Many automobile components — e.g. for engine, powertrain and chassis — are high-performance parts with special requirements concerning mechanical properties and quality. They are commonly produced by forging. Quality standards for these parts are constantly increasing.
| Figure 1: Forging process chain |
Thus, forged products and forging processes have to fulfill rising requirements. Additionally, the globalization of economic life has intensified the suppliers’ competition. The increasing prices for energy and steel cause a rising need to reduce these cost factors. Besides savings, another target is to meet the public concern for ecologic compliance, e. g. reduction of energy and material.
Forgings are produced in several process steps. This process chain begins with cutting and heating of the billet, followed by the forming operations, and it ends with final treatments like flash removal, punching and cooling (see Figure 1). The usual forming operations are preforming and die forging. The preforming can be done by rolling or die forging.
Forging is a shaping process. The two major technologies are conventional forging in open dies – with flash – and flashless forging in closed dies. A hybrid of these technologies is the forging in partially closed dies, where the material flow is restricted in some directions and free in other ones. Intermediate goods produced with this technology are most often flashless [Beh08, Mue08].
The majority of parts made of steels are hot forged at temperatures between 1,000°C and 1,300°C. The main disadvantage of this temperature level is the development of scale. It leads to bad surface qualities and a waste of valuable material. Additionally, scale exerts a negative influence on the durability of the tools. On the other side of the temperature range is cold forging.
Cold forging is forming of massive steel parts without heating of the workpiece. The main advantages are a good surface quality, due to an absence of scale, closer tolerances, and a decreased energy demand. The main disadvantages are that press forces are necessarily high and that complex geometries like long flat pieces cannot be produced due to high stresses and the resulting die wear. This can be avoided by raising the temperature of the workpiece, up to the maximum point where scale develops. This is called warm forging [ICF01].
Therefore, warm forging is an economical alternative to conventional hot forging technology. There are numerous definitions for the warm forging process of steel. They have in common that the temperature range is considered to be approximately 600°C to 900°C. The lower limit of the temperature range is given by a significant increase of flow stress and a decrease of formability of material [Gei03, Hus03]. Warm forging processes offer the following advantages:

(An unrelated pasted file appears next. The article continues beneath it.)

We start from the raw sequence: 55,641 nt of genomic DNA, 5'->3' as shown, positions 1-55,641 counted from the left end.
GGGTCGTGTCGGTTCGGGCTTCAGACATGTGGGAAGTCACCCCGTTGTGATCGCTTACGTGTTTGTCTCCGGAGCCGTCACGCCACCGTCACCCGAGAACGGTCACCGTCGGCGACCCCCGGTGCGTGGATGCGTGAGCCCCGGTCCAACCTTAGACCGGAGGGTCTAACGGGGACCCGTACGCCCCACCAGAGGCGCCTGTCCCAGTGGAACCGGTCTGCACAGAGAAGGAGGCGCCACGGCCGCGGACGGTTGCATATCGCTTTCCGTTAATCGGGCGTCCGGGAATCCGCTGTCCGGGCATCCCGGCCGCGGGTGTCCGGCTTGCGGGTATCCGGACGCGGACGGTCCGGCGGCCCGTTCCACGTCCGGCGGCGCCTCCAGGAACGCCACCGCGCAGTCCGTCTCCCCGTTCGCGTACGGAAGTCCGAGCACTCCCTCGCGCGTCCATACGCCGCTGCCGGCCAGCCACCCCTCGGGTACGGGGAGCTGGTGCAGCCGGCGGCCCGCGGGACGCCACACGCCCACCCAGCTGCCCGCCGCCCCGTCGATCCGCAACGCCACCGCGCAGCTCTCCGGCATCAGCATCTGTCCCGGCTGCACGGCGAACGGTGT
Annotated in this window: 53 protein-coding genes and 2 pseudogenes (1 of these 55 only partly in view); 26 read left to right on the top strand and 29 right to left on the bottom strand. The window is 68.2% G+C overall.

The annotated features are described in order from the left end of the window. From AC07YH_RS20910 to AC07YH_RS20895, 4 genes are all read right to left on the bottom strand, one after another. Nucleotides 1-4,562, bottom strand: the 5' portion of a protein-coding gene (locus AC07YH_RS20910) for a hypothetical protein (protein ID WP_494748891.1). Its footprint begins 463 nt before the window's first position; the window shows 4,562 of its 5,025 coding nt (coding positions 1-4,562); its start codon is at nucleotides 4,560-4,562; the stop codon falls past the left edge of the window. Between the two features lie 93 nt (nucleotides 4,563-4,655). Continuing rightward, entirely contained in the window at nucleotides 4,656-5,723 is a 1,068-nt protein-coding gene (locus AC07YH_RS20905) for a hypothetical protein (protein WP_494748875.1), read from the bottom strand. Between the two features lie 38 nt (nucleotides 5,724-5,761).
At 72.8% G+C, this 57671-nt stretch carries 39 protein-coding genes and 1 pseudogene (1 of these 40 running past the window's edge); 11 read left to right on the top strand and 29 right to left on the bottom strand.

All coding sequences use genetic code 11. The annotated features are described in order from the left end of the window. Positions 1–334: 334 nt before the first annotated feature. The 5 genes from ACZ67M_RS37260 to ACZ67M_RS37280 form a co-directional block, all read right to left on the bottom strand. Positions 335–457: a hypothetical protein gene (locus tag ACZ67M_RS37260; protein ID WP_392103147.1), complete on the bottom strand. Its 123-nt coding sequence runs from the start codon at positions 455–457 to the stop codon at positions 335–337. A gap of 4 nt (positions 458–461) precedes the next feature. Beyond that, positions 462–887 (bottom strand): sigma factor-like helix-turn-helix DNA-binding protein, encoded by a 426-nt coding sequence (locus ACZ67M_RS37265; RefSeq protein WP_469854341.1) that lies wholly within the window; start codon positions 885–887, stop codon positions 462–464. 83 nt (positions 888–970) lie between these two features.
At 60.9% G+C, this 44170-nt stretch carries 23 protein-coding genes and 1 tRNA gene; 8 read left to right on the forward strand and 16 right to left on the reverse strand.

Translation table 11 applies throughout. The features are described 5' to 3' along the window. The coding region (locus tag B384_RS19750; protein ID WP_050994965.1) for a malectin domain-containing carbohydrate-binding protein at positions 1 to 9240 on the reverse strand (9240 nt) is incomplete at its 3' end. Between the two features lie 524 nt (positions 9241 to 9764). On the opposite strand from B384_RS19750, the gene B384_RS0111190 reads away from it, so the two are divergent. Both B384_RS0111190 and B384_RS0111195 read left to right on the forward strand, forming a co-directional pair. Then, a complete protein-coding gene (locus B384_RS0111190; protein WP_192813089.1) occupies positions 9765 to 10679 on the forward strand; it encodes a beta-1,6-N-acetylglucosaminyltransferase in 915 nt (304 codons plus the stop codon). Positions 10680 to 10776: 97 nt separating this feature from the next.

• Closer tolerances, improving the material utilization and decreasing the allowances for subsequent machining operations;
• Reduced surface roughness;
• no scale and reduced decarburization improving the product quality; and,
• Reduced energy demand.
| Figure 2: Forged steering links and connecting rods were used as sample parts for the research. |
None of the three competing forming technologies (cold, warm and hot forging) is generally superior to the others. Depending on desired part geometry, material, production quantity and accuracy, the most suitable technology has to be chosen. The major benefit of warm forging compared to hot forging is higher accuracy. By combining a warm forging process with a final cold coining operation, IT classes of IT 9 (and in special cases of IT 8) can be achieved [Klo10].
To describe the shape range that can be produced, it needs to be added that most of the geometries that are currently warm forged are rotational symmetric. Until the European research project “DeSProCh – Design of a Semi-hot Process Chain” was finished, other more complex part geometries like long flat pieces had not been manufactured with this technology [Beh08]. Steering links and connecting rods are two representative long flat pieces that are commonly hot forged.
The conventional hot forging sequence of the steering link starts with a cross wedge rolling operation that provides the necessary mass distribution. The rolled intermediate workpiece is transferred to the forging press and a cross-section is preformed in a closed die, followed by a closed-die final forming operation. As a first step, only the forging in dies was developed. Within the DeSProCh project, production lines were set up for the two mentioned long flat pieces (see Figure 2), the forging of these parts was investigated, and a guideline for the introduction of the warm forging technology has been derived [Beh08, Rei07, Rei06].
The material utilization achieved with the steering link forging process is 86%. This is higher than for common hot forging processes, which range from 60 to 80% material utilization. The material utilization obtained for the connecting rod forging process is about 80% [Beh08]. Although the project’s achievements exceeded previous expectations, potential for further improvement was identified:
• comparably low production output due to the high number of operations in the press, and thus a low production rate;
• High development effort for the preforming operations in the press;
• Limitation of the mass deviation along the longitudinal axis; and, therefore,
• Limitation of producible workpiece geometries by the developed warm die forging processes.
The more the mass distribution varies along the longitudinal axis, the more forging operations are necessary, as the tool material can only withstand limited loads. Also, additional forming operations cause a negative impact on the achievable tolerances. Here, rolling operations are a suitable alternative, because they allow a wider mass distribution. Therefore, the rolling as preforming operation in the warm temperature field is investigated as a next step.